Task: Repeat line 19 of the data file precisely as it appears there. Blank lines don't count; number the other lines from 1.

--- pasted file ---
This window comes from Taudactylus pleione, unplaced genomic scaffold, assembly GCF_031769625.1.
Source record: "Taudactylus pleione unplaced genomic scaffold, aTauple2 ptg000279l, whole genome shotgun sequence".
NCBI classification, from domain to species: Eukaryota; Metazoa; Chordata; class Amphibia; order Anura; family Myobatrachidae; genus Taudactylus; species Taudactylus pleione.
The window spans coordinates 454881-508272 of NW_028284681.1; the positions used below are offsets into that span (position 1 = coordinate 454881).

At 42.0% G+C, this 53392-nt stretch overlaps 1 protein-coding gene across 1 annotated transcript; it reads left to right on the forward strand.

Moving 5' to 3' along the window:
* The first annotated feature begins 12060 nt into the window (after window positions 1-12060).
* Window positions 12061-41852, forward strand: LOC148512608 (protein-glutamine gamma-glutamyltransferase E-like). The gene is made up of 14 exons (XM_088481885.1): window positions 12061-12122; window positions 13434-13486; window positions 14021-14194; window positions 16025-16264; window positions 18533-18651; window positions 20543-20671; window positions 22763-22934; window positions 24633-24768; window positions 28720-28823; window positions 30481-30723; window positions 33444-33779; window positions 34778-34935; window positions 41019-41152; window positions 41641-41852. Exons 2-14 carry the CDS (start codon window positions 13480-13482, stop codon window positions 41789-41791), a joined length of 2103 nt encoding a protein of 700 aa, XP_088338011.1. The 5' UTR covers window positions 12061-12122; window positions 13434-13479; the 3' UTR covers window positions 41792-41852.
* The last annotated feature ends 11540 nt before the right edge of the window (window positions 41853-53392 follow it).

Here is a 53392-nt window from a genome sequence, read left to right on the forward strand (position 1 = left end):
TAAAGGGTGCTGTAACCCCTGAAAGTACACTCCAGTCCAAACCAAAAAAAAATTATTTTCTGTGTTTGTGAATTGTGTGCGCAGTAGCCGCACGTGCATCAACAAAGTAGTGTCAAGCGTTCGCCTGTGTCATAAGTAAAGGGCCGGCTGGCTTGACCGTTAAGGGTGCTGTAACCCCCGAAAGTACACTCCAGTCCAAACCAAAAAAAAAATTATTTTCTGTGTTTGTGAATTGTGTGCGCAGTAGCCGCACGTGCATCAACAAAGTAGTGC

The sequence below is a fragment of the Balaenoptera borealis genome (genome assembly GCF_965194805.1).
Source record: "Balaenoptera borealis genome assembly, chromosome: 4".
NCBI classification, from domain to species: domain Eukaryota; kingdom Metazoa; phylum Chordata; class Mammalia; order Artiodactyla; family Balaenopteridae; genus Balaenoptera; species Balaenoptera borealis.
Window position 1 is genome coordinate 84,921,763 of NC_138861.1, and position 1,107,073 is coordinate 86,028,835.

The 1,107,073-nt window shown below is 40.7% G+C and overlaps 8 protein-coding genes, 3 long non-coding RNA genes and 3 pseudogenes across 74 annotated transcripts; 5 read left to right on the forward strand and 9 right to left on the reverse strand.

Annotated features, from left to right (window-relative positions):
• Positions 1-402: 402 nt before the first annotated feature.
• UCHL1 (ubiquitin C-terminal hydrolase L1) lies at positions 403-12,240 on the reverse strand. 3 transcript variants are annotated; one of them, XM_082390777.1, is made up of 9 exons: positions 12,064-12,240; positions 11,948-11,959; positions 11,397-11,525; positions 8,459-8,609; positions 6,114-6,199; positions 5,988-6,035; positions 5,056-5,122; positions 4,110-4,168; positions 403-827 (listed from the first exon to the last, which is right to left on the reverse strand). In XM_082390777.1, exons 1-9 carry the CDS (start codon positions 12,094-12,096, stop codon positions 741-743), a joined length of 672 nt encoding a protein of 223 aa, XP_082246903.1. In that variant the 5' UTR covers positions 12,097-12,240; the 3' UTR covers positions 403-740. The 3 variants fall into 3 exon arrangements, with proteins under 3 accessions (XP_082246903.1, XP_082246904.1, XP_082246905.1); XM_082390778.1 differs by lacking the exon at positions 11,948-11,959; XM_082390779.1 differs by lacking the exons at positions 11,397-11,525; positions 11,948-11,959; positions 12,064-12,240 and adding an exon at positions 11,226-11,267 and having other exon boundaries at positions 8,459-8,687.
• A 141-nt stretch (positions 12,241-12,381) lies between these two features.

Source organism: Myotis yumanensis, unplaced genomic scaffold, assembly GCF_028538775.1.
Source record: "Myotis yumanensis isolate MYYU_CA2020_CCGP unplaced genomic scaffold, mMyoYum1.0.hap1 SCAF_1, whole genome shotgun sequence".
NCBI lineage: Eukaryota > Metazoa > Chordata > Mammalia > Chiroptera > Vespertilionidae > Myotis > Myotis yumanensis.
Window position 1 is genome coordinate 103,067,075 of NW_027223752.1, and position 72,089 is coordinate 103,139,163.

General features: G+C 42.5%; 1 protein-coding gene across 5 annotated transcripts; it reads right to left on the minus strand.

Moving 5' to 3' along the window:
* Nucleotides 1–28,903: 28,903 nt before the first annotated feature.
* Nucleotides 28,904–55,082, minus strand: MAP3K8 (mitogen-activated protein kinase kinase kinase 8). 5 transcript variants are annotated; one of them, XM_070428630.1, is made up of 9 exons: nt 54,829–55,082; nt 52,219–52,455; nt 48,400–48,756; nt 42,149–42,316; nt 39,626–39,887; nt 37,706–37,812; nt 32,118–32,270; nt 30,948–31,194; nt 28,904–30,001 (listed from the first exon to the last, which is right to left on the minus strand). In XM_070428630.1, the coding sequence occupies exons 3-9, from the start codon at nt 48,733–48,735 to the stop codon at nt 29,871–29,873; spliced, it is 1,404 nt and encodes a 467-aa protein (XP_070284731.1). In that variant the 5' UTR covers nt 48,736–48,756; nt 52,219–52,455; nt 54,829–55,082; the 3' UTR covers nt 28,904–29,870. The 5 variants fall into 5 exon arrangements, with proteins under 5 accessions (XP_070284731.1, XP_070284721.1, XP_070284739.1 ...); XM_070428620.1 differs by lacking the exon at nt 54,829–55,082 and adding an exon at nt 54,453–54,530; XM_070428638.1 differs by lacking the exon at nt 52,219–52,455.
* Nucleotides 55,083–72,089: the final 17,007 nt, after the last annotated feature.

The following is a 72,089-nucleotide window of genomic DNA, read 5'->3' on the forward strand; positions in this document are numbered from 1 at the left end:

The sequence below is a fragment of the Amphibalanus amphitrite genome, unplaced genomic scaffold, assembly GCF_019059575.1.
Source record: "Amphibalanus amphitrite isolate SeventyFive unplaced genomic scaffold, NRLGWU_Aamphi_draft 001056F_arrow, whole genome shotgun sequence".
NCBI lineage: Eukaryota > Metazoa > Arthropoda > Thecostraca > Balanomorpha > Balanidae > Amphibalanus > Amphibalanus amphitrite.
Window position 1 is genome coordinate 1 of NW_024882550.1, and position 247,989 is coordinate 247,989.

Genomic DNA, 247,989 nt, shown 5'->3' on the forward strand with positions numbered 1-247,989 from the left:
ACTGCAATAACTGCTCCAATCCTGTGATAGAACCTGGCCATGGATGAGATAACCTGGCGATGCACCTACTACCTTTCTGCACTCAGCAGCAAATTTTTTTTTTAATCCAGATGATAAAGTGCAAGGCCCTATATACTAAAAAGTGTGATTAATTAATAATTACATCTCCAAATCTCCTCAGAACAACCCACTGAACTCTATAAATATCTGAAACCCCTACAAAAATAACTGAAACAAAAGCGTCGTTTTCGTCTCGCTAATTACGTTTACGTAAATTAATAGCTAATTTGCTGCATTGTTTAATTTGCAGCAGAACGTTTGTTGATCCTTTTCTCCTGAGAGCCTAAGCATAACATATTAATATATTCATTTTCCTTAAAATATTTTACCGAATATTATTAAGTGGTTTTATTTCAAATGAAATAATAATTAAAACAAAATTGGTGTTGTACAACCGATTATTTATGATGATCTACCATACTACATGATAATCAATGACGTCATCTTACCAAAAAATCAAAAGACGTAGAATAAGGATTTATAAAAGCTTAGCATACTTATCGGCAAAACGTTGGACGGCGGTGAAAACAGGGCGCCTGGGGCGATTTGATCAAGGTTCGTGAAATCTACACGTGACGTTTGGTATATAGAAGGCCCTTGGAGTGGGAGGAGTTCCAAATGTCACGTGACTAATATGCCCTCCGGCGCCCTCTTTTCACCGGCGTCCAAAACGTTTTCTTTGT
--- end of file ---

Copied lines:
• UCHL1 (ubiquitin C-terminal hydrolase L1) lies at positions 403-12,240 on the reverse strand. 3 transcript variants are annotated; one of them, XM_082390777.1, is made up of 9 exons: positions 12,064-12,240; positions 11,948-11,959; positions 11,397-11,525; positions 8,459-8,609; positions 6,114-6,199; positions 5,988-6,035; positions 5,056-5,122; positions 4,110-4,168; positions 403-827 (listed from the first exon to the last, which is right to left on the reverse strand). In XM_082390777.1, exons 1-9 carry the CDS (start codon positions 12,094-12,096, stop codon positions 741-743), a joined length of 672 nt encoding a protein of 223 aa, XP_082246903.1. In that variant the 5' UTR covers positions 12,097-12,240; the 3' UTR covers positions 403-740. The 3 variants fall into 3 exon arrangements, with proteins under 3 accessions (XP_082246903.1, XP_082246904.1, XP_082246905.1); XM_082390778.1 differs by lacking the exon at positions 11,948-11,959; XM_082390779.1 differs by lacking the exons at positions 11,397-11,525; positions 11,948-11,959; positions 12,064-12,240 and adding an exon at positions 11,226-11,267 and having other exon boundaries at positions 8,459-8,687.